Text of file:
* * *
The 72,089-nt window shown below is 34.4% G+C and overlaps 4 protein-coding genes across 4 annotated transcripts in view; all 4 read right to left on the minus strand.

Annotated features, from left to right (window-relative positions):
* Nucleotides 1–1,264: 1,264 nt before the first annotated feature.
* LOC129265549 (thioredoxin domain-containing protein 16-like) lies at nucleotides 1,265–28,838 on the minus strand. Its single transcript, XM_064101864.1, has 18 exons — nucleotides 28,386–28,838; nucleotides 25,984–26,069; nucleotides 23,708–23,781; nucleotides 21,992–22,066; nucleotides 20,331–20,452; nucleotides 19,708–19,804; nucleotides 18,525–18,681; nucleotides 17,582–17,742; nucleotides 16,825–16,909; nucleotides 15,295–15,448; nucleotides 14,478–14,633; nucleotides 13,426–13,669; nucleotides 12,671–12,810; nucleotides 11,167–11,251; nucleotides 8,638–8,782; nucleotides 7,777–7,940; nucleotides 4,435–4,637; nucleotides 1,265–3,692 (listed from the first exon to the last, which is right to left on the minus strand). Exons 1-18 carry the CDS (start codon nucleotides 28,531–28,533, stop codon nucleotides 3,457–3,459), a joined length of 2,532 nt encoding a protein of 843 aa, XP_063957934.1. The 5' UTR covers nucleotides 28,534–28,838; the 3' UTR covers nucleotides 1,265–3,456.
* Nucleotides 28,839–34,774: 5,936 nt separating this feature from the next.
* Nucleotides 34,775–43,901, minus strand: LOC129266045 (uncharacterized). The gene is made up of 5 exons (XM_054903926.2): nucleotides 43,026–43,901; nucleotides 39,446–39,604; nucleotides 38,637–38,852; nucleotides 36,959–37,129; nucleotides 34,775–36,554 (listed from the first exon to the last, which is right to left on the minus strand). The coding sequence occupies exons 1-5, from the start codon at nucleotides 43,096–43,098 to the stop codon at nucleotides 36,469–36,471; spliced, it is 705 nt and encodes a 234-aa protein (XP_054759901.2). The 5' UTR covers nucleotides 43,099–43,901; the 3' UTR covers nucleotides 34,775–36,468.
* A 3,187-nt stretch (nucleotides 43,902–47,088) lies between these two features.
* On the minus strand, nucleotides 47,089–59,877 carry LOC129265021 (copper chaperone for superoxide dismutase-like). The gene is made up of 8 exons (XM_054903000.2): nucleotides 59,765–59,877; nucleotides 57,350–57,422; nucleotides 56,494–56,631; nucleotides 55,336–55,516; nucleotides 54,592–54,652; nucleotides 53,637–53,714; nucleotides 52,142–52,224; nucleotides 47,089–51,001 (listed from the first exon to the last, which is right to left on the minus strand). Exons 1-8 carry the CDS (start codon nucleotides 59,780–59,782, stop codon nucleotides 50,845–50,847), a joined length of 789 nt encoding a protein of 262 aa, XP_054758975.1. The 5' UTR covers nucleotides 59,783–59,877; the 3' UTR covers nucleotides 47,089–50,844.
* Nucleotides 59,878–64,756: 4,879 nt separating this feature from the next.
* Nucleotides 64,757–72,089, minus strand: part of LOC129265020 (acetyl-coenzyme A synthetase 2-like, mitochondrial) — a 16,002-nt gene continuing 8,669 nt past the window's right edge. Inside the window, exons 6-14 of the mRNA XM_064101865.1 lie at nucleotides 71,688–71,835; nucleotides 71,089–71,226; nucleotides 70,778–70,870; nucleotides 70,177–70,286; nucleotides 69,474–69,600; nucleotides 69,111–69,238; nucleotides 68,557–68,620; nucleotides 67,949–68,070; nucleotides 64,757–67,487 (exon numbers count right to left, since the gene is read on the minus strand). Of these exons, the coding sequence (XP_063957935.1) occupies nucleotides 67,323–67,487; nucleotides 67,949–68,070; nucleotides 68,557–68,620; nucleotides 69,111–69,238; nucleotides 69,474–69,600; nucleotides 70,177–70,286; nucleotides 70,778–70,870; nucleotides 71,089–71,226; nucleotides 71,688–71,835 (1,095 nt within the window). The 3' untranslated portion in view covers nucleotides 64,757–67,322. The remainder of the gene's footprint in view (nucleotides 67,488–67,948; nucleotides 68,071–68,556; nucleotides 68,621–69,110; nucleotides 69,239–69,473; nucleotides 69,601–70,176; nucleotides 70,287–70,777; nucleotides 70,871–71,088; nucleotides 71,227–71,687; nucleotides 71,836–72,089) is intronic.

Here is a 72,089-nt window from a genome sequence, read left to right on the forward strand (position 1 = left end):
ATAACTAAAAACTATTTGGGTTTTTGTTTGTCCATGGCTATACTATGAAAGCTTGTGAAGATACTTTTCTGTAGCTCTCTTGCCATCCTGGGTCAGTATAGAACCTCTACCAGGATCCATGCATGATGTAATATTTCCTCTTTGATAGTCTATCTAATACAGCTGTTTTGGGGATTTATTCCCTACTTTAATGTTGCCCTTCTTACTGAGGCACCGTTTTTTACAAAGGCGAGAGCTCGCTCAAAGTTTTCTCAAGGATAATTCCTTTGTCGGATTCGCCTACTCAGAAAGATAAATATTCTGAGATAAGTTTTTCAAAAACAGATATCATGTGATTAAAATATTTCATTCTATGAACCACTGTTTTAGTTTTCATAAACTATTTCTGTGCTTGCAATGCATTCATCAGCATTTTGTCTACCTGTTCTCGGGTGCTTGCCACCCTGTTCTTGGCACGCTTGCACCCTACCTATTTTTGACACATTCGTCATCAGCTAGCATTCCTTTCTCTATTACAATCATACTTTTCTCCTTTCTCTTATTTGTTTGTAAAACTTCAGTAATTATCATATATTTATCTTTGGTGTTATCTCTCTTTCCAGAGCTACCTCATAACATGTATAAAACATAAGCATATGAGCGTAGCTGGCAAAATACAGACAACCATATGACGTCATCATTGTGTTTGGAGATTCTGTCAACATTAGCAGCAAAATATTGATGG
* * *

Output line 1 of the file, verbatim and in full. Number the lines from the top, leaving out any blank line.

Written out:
The 72,089-nt window shown below is 34.4% G+C and overlaps 4 protein-coding genes across 4 annotated transcripts in view; all 4 read right to left on the minus strand.